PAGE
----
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Horses--Behavior

 Subject
Subject Source: Library of Congress Subject Headings
Scope Note: Created For = TD

Found in 10 Collections and/or Records:

Draft letter of introduction to Charles Alexander Sheldon from Henry Fairfield Osborn (unsigned), 18 February 1905

 Item
Identifier: Coll-14/9/11/5
Scope and Contents Osborn introduces himself and Ewart and describes their research in Mexico on the common breeds of horses which are the offspring or descendants of the horses originally introduced by the Spaniards. He states that they wish to gather as much information as possible about the behaviour and character of the horses, as they can only stay ten days in Chihuahua, Mexico.
Dates: 18 February 1905

Letter to James Cossar Ewart from Claud Alexander, 08 January 1913

 Item
Identifier: Coll-14/9/19/1
Scope and Contents Alexander writes that his friend Tyrwhitt-Drake, the secretary of the Menagerie Club, is coming to Edinburgh and would like to meet Ewart. He also reports that he thinks both his ponies are in foal and that the colt is now very quiet to ride.
Dates: 08 January 1913

Letter to James Cossar Ewart from Colonel George A. Oliphant, 14 February 1914

 Item
Identifier: Coll-14/9/20/2
Scope and Contents Oliphant writes that he wishes to get rid of the young stock of hybrid Przewalskis, all of which have a good temperament. As he is aware that Ewart recently sold one of his hybrids to work down a coal mine, he wonders whether Ewart will assist in disposing of the animals.
Dates: 14 February 1914

Letter to James Cossar Ewart from Colonel George A. Oliphant, 13 April 1909

 Item
Identifier: Coll-14/9/15/11
Scope and Contents Oliphant writes that the Duke of Bedford wishes to send Ewart three Przewalski's hybrids, a Mongolian pony mare and a Przewalski's stallion and he warns Ewart that they are not tame.
Dates: 13 April 1909

Letter to James Cossar Ewart from Colonel George A. Oliphant, 21 April 1909

 Item
Identifier: Coll-14/9/15/12
Scope and Contents Oliphant asks Ewart to give his opinion on sending the three Przewalski's hybrids in separate crates due to their wildness.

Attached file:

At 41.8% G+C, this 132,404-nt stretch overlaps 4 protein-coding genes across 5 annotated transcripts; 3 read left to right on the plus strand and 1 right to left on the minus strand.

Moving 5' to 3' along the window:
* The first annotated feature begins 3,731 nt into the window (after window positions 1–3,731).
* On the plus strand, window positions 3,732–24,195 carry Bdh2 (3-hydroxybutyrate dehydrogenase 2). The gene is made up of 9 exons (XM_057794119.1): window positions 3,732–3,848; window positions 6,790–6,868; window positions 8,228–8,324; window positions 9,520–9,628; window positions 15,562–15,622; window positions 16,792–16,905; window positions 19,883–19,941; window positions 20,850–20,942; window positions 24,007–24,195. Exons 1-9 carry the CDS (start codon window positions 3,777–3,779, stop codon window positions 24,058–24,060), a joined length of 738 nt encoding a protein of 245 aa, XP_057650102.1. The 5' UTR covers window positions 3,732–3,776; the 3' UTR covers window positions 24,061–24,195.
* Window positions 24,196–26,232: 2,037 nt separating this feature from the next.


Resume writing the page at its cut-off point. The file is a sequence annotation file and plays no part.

Dates: 21 April 1909

Letter to James Cossar Ewart from George A. Oliphant, 01 March 1911

 Item
Identifier: Coll-14/9/17/8
Scope and Contents Oliphant writes that he will communicate further with Ewart about the Indian cattle. He dispatched the Przewalski's mare and hybrid filly to Claud Alexander, but the stallion could not be sent due to being too violent.
Dates: 01 March 1911

Letter to James Cossar Ewart from Lord Arthur Cecil, 29 March 1897

 Item
Identifier: Coll-14/9/3/2
Scope and Contents Cecil congratulates Ewart on his recent paper and remarks on the possible behavioural changes of mares resulting from being served in late April and early May and then turned out to soft grass at night. He believes the paper to be easily accessible to the layman and suggests publishing it in The Field and The Livestock.

The end of the letter appears to be wanting.
Dates: 29 March 1897

Letter to James Cossar Ewart from Matthew Horace Hayes, 25 October 1903

 Item
Identifier: Coll-14/9/9/112
Scope and Contents Hayes reports that his book is progressing well. He asks Ewart's permission to visit him and break in his Przewalski's horse to prove that they are not untameable.
Dates: 25 October 1903

Letter to James Cossar Ewart from Sir Claud Alexander, 25 May 1914

 Item
Identifier: Coll-14/9/20/8
Scope and Contents Alexander asks whether Ewart wishes to purchase a Mysore bull from him. He is lame but well-behaved, and Alexander would take £10 to save him from going to the butcher. He reports that his filly was hard to handle but is settling down, while her dam should foal soon although she has not wintered well and looks in poor condition. He complains that his pair of Pallas's cats are not healthy.
Dates: 25 May 1914

Letter to James Cossar Ewart from William Ridgeway, 02 August 1904

 Item
Identifier: Coll-14/9/10/78
Scope and Contents Ridgeway writes that he is relieved that Ewart approves of his treatment of the Arab and the horses of western Asia, North Africa and the Mediterranean. He comments on the temperaments of various horses and the use of bits in different countries. He describes two photographs of Lofoden ponies, one of which was the last of its race and is now in the Bergen Museum.
Dates: 02 August 1904